How to become a motorsport engineer

You can get into this job through:

  • a university course
  • an apprenticeship


You'll usually need to complete a foundation degree, higher national diploma or degree. Relevant engineering courses include:

  • motorsport
  • automotive
  • electronic
  • mechanical

It's useful to look for courses that include work placements with manufacturers and suppliers.

There are schemes like Formula Student and Greenpower that are aimed at people who want to get into motorsport engineering.

Entry requirements

You'll usually need:

  • 1 or 2 A levels, or equivalent, for a foundation degree or higher national diploma
  • 2 to 3 A levels, or equivalent, for a degree

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You could train through a degree apprenticeship as a manufacturing engineer.

Entry requirements

You'll usually need:

  • 4 or 5 GCSEs at grades 9 to 4 (A* to C) and A levels, or equivalent, for a degree apprenticeship

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Volunteering at motorsport event is a good way to make contacts in the industry and to get yourself known. Volunteers in Motorsport and British Motorsports Marshals Club have lots of ways you can get involved.

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Career tips

Attending motorsport shows is a good way to meet employers, ask questions and to find out exactly which skills and experience they're looking for.

Further information

You can get more advice about careers in motorsport from the Motorsport Industry Association and Your Future in Automotive.

What it takes

Skills and knowledge

You'll need:

  • the ability to use, repair and maintain machines and tools
  • to be thorough and pay attention to detail
  • the ability to use your initiative
  • analytical thinking skills
  • customer service skills
  • persistence and determination
  • the ability to work well with others
  • problem-solving skills
  • to be able to use a computer and the main software packages competently

What you'll do

Day-to-day tasks

As a motorsport engineer working in design, testing or production, your day-to-day duties may include:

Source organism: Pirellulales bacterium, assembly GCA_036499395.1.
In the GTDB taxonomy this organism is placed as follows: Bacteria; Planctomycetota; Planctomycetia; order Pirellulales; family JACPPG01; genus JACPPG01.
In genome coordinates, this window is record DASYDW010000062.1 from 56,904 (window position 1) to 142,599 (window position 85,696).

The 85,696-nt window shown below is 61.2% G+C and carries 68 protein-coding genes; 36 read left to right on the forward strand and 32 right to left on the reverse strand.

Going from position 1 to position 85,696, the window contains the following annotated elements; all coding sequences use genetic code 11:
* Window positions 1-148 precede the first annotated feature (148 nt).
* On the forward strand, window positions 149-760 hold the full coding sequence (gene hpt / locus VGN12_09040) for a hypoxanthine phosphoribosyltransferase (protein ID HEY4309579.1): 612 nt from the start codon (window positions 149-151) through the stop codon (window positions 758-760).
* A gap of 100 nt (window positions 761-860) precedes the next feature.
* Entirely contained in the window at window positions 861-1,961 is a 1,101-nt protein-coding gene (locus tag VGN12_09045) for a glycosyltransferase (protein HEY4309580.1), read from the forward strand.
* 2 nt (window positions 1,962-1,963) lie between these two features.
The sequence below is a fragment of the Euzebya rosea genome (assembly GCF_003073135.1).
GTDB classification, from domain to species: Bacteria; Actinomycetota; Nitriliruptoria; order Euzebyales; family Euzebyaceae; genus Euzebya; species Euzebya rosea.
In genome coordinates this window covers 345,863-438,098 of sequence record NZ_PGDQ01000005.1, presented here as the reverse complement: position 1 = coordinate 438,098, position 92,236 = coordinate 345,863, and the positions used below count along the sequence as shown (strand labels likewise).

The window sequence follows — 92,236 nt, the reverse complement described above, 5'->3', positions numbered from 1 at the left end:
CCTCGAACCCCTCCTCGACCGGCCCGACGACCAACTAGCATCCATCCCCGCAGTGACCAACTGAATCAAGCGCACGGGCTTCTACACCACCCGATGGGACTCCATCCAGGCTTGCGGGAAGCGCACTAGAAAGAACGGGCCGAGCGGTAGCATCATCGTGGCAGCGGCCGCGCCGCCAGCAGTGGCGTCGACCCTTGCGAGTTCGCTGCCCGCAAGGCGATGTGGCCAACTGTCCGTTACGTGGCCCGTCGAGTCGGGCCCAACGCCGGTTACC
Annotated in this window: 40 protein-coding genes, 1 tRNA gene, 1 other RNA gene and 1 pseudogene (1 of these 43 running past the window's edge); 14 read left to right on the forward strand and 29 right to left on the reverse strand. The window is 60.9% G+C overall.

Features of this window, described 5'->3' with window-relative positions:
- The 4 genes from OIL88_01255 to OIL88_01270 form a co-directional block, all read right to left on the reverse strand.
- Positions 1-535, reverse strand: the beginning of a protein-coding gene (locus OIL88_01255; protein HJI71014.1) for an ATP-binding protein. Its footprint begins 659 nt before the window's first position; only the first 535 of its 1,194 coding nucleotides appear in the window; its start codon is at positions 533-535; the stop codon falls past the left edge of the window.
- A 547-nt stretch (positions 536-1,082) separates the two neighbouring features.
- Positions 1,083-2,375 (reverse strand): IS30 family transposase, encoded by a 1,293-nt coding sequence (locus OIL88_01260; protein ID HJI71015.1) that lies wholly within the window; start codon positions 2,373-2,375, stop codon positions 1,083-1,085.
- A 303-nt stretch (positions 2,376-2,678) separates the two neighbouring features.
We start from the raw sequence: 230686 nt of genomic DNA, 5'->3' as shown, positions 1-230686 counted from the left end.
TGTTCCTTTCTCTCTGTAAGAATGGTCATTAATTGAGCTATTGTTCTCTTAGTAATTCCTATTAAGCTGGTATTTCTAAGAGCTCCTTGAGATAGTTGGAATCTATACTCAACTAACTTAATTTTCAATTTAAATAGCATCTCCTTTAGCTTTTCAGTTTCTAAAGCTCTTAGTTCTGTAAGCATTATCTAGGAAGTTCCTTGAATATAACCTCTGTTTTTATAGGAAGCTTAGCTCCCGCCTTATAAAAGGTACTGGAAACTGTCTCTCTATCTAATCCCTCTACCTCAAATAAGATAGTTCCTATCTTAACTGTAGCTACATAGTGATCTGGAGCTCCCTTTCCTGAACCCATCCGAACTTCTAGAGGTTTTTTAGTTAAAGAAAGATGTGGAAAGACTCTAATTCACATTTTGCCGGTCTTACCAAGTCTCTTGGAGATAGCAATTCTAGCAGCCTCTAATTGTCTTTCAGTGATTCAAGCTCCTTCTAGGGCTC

• assessing new ideas by looking at performance, strength, costs and safety
  • designing prototypes with computer-aided design (CAD) software
  • testing components and bodywork 
  • testing working models on the track 
  • building production models and carrying out quality control checks
  • 'finishing' vehicles with the team's colours and sponsorship logos

As a motorsport engineer working in racing, your day-to-day duties may include:

  • setting up vehicles to suit track and weather conditions
  • monitoring engine speed and other data during races
  • fine tuning the vehicle and sending technical instructions to the driver or rider
  • carrying out ‘after-tests’ on vehicles after a race to look for signs of damage

Working environment

You could work at a car manufacturing plant, at a garage or in a laboratory.

You may need to wear protective clothing.

Career path and progression

With experience, you could specialise in a particular engineering field, like engine transmission or electronics.

You could also progress to test or workshop manager, chief engineer, technical coordinator or technical manager.

You could also work towards incorporated or chartered engineer status by applying to the Engineering Council.

Current opportunities

Apprenticeships In England

We can't find any apprenticeship vacancies in England for a motorsport engineer right now.

The Find an apprenticeship service can help you with your search, send alerts when new apprenticeships become available and has advice on how to apply.

Courses In England

Are you interested in becoming a motorsport engineer?

Search for training courses near you.

Jobs In the United Kingdom

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